The Vikings' inability to stop Baltimore's third-down offense looked even worse after more scrutiny – simply ugly, really. Plus, get more than two dozen notes that help explain where the Vikings went wrong and what went right in their 30-23 loss in Baltimore.
The category stared out off the final stat sheets that are handed to coaches after the game and it looked pathetic – 10-of-15. That was the number of third downs the Baltimore Ravens
converted over the course of Sunday night's game. The worst part of that number is that it hides the fact that it could of and actually was even worse.
While the five that weren't converted are the focus here, it should be noted that the 10 that were converted were on third downs that needed 2, 4, 5, 7, 8, 9, 9, 10, 12 and 13 yards. If that alone doesn't take what remains of Mike Tice's hair, nothing will. But the five third downs that weren't converted by Baltimore paint an even more dismal picture.
On the first failed third-down conversion, the Ravens went for it on fourth down and picked up a first down – which would at best be viewed as a non-third-down conversion in asterisk form. The second came on a third-and-23 play from the Baltimore 12-yard line. The Ravens simply called a draw play to give the punter more room to try to launch a long punt and save some field position. The third was a legitimate three-and-out in which Kevin Williams
popped Kyle Boller
as he threw the ball. That came with 7:03 to play in the first half. The Ravens would have only two more third downs in which they wouldn't covert – and both were by design.
The first came with 2:16 remaining in the game and the Ravens leading 24-20. With the Vikings still in possession of all three timeouts and facing a third down, Brian Billick opted to run a play in the middle of the field and either have the Vikings burn a timeout or run the clock down to 2 minutes. Chester Taylor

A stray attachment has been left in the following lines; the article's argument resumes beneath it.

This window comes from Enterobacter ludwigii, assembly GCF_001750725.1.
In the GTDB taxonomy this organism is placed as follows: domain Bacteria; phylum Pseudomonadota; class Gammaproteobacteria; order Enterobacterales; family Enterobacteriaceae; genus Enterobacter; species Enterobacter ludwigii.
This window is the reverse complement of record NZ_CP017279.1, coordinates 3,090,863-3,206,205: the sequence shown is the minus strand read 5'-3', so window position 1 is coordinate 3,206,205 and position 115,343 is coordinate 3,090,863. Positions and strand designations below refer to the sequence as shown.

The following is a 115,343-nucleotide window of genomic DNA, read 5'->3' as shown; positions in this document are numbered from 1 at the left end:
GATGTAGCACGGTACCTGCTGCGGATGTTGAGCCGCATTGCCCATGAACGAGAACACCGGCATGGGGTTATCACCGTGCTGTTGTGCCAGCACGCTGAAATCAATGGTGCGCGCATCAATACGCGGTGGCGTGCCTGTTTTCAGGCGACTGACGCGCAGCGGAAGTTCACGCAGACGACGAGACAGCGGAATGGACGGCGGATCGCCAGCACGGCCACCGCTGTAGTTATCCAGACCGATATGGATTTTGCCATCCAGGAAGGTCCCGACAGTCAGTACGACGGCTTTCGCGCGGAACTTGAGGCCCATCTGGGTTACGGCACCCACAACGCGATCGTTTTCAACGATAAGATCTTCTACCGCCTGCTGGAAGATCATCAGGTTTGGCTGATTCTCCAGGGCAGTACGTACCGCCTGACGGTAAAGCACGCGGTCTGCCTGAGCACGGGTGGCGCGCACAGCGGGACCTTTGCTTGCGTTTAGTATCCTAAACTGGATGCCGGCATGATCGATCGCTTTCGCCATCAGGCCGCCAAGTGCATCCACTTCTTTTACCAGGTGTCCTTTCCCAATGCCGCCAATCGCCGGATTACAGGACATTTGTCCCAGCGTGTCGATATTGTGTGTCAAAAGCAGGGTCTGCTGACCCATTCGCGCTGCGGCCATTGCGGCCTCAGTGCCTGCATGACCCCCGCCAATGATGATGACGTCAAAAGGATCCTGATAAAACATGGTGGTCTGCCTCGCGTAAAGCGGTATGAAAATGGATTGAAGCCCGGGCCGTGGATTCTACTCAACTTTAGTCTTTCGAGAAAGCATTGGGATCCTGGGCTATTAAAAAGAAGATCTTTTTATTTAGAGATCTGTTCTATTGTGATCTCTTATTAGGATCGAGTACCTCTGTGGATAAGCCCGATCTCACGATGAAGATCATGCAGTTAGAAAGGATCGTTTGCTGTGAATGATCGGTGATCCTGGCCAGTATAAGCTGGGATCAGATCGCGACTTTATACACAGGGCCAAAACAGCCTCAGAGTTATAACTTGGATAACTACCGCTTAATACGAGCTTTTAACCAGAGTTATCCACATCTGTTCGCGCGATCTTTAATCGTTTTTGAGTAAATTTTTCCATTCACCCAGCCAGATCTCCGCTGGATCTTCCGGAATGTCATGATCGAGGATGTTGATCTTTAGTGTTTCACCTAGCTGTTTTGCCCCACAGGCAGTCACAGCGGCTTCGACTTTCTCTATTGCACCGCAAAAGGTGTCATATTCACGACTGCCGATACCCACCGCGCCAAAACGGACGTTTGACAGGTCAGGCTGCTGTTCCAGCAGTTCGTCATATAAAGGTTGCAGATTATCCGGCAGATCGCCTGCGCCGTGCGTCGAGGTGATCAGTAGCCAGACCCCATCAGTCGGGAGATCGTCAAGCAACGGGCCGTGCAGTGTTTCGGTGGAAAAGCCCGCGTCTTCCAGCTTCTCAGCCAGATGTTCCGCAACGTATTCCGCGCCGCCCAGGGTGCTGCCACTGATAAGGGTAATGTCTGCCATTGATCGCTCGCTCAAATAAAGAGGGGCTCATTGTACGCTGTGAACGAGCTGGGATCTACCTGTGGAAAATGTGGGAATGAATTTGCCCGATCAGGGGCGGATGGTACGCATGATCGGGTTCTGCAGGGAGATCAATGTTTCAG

took the ball 3 yards up the middle and the Ravens kicked a 38-yard Matt Stover
field goal to take a seven-point lead. The second came on the final drive of the game. Following a Brad Johnson
fumble, the Ravens were going to force the Vikings to take all their timeouts by running three times. They did and the Vikings "held" once again.
With the season on the line, the Vikings weren't able to make the big play on two-thirds of their third-down opportunities. But, if you look at the situations realistically, the defense actually only made the play once in those 15 attempts – or once with an asterisk.
If there has been a problem in the Mike Tice era, it has been that his team has played poorly against the most pedestrian quarterbacks in the league. This year, the Vikings lost to rookie Kyle Orton, whose two TDs tied for his career best, and he has had only one game with a better passer rating. They lost out on their last chance to make the playoffs to Kyle Boller, whose 289 yards and three touchdowns were career-high marks. In 2004, Tice's team lost games to such non-luminaries as Chad Hutchinson and Patrick Ramsey with the season on the line. In 2003 it was even more embarrassing – with losses to backups Doug Flutie, rookie Rex Grossman in his first career start and Arizona's Josh McCown in his third career start (and first win). If Tice does get the axe at the end of the year, it won't be the Brett Favres of the world that made the negative impression. It will be this Not-So-Magnificent Seven.
The loss means that Tice will end the season – regardless of whether Chicago brings out it first-teamers for much of the next game or not – on the down side of .500. His career record as a head coach currently stands at 31-33 – with his first and most recent losses coming on the road at Baltimore.
The second half was one of the most dominating performances against the Vikings all season. At halftime, the Vikings were close or ahead in many of the key statistical categories, but the second half was all Ravens. Baltimore out-rushed the Vikings 88-42 – with the Ravens rushing 19 times for 48 yards in the second half as opposed to the Vikings running six times for 9 yards. The Ravens held a 279-200 edge in passing (with a 176-72 passing edge in the second half). The total yardage was just as lopsided – 367-262 for the game and a huge 224-81 total-yard disparity in the second half.
The Ravens ran 68 plays Sunday, as opposed to 53 by the Vikings. At halftime, the Vikings had averaged 7.5 yards a play, as opposed to 4.3 yards per play for the Ravens. By the time the game was over, the Ravens had got their average up to 5.4 yards a play, while the Vikings dropped to 4.9. In the second half alone, the Ravens ran 35 plays and averaged 6.4 yards. The Vikings ran 29 plays and averaged 2.8 yards per snap.
Derrick Mason had his first 100-yard game in more than a year and his first as a Raven.
Mewelde Moore finished the game with 10 carries for 49 yards – but just 9 yards on six carries in the second half. The rest of the Vikings rushed four times for minus-7 yards.
The Vikings defense succeeded in bottling Jamal Lewis. Of his 24 carries, 18 gained three yards or fewer and only one was more than six yards.